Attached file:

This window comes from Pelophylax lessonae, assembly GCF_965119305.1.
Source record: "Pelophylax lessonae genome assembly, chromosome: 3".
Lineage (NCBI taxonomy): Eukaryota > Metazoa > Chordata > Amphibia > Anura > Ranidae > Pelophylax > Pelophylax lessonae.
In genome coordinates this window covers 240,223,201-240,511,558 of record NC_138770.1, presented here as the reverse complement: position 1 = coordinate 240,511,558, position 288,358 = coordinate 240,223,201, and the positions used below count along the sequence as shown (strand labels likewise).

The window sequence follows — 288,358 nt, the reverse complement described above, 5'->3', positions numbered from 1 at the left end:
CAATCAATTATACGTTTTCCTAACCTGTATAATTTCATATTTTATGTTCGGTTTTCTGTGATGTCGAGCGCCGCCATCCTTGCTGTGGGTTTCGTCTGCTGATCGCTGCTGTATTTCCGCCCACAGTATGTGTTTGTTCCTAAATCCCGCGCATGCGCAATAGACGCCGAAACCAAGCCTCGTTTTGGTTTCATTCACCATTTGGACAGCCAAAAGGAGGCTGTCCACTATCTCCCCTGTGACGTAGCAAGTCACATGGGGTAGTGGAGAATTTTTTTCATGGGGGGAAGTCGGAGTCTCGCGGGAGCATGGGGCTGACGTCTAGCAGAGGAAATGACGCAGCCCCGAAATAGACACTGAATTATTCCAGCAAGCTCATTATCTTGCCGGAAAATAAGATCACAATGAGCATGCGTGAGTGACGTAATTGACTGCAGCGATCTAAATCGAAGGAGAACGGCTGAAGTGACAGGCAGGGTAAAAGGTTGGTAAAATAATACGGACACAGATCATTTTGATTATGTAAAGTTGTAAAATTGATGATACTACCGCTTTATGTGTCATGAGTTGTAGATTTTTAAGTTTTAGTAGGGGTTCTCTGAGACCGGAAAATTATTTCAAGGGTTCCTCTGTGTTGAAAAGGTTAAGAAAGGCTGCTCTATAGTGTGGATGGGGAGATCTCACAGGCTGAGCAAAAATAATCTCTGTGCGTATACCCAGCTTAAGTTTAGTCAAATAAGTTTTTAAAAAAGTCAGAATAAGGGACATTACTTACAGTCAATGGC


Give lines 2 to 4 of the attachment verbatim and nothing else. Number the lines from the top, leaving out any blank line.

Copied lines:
Source record: "Pelophylax lessonae genome assembly, chromosome: 3".
Lineage (NCBI taxonomy): Eukaryota > Metazoa > Chordata > Amphibia > Anura > Ranidae > Pelophylax > Pelophylax lessonae.
In genome coordinates this window covers 240,223,201-240,511,558 of record NC_138770.1, presented here as the reverse complement: position 1 = coordinate 240,511,558, position 288,358 = coordinate 240,223,201, and the positions used below count along the sequence as shown (strand labels likewise).